Have you heard the one about the Extravert who worked from home?
Increasing numbers of us are moving towards flexible work. In fact, a recent study suggested that as many as 87% of us would prefer flexible work to fixed hours. Some work flexibly to better manage the demands of making a living whilst caring for younger or ageing family members, whereas others find a flexible working approach better suits their lifestyle – less commuting, better health or simply a desire to stay away from the office environment.
But one thing employers, employees and the self-employed can forget to consider is how differently our individual personalities react to working from home.
I’m an Extravert in the Myers-Briggs Type Indicator® (MBTI®) framework and sometimes find it a real struggle to work effectively from home. I worked in teams for over 25 years before becoming self-employed and working from home. Sitting on my own in a cramped home-office feels flat. On bad days it feels oppressive. I miss the buzz and banter of my team mates, as well as the offers of doughnuts in the tea room, even when I was doing my best to eat healthily!
If you’re an Extravert, you’ll probably be nodding along. We Extraverts gain energy from being around and interacting with others. Long periods of time alone tend to drain our energy, leaving us demotivated and restless. In effect, we can lose our sparkle. That’s not to say Extraverts shouldn’t be alone. We can be easily distracted so it’s sometimes necessary to have time alone so we can concentrate and create the great work we know we’re capable of.
As with so much of life, it’s about balance. I need time alone so I can crack on and complete my to-do list. But I also need time with others to fire up my energy levels and inspire me. To manage this I create a strategy for my working time. Something to provide me with the interaction I require, and the peace, when I need it, for a more focused working day. Here are five of my favourite ways to balance interaction with time alone.
Home Working Tips for Extraverts
1. Plan bursts of work, interspersed with phone calls. If you’re able to walk around as you talk to take a break from your desk, then all the better.
2. Book one-to-one meetings away from the house. Is there a buzzy coffee shop you could go to? Find somewhere that stimulates your energy, but still allows you to be productive.
3. Attend networking meetings. Exchanging ideas and support with others helps lessen the feeling of isolation and gives you the sense of a virtual support team you can call upon.
4. Use local co-working groups. Working around others will fire your energy levels, making you more productive. I often find I’m buzzing with ideas after the great discussions and support I’ve had with others in these groups.
5. Schedule in breaks. Working flexibly should mean just that, so unless there’s a practical reason for you to be 100% desk-bound between 9am and 5.30pm, give yourself permission to be more flexible in your working hours. Schedule in breaks that get you out of the house and seeing others; whether that’s running errands, getting some exercise or even just call on a neighbour for a chat. You can then fit in your desk time at other points in the day, happy in the knowledge you’ve already done the shopping/gone for a swim or caught up with friends.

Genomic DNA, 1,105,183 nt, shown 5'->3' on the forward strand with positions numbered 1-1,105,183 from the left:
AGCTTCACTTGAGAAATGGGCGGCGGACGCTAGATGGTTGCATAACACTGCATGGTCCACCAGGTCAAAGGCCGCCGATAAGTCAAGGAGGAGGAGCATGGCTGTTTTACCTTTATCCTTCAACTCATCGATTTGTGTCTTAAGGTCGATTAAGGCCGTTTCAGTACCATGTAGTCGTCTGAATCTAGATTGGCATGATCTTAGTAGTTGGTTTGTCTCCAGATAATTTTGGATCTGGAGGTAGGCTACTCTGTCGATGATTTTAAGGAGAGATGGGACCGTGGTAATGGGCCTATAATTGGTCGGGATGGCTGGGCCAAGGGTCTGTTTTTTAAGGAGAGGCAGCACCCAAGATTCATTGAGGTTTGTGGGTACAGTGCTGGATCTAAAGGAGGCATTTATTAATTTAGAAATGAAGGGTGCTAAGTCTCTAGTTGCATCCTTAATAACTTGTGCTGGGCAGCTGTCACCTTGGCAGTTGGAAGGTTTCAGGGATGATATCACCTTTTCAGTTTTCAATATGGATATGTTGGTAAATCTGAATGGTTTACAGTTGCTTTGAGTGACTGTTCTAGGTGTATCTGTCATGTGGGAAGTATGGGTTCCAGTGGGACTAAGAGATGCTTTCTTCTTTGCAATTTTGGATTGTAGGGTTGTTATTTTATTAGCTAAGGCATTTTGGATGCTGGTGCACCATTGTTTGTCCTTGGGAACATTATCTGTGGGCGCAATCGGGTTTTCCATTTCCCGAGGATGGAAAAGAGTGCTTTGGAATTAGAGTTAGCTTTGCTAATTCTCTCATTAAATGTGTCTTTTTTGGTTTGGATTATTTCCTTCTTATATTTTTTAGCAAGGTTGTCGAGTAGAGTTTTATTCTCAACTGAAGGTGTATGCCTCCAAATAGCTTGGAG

Timetabling these things into your schedule can prevent your energy levels from dipping too low and maintain a happy balance during your working week.
Over to You
I love hearing real life examples of how others make tricky situations work for them, so I’d be delighted if you could share a few thoughts:
What do you do to maximise your chances of a successful day working from home?
It’s that time of year!
Having my teenage son revising for exams reminded me of how I used to go about it.
I’d draw up a detailed structured plan of what I wanted to revise and when it would be done. I’d stick to it and the plan was to finish all the topics with time to spare so I had time to go over things again (I’ve the memory of a fish!)
If my plan got derailed, I’d be frustrated when I didn’t get my allocated task done as I needed to have completed the planned work before I’d let go and relax for the evening.
For some of you this may sound familiar, whilst others of you may be thinking it seems a very inflexible approach.
I remember friends of mine who seemed to just ‘go with the flow’, who had no real plan of revision (well, not written down anyway!). They would be able to happily ‘down tools’ at anytime during the day, even if they hadn’t achieved much, preferring to work late at night or even last minute as that’s when they did their best work.
At the end of the day there is no right or wrong way – it’s what feels comfortable for that person. How we prefer to approach a task is likely to be related to our personality type. The issue comes when people cannot appreciate these differences, that is when there can be challenges when people have to work together.
When I was a University I couldn’t understand the approach of others, now I can, and I try to help others appreciate that whilst they might ‘tick’, other people may ‘tock’, and that is OK!
So for all those revising, in whatever way feels right for them – good luck!
How did you approach your exam revision?.....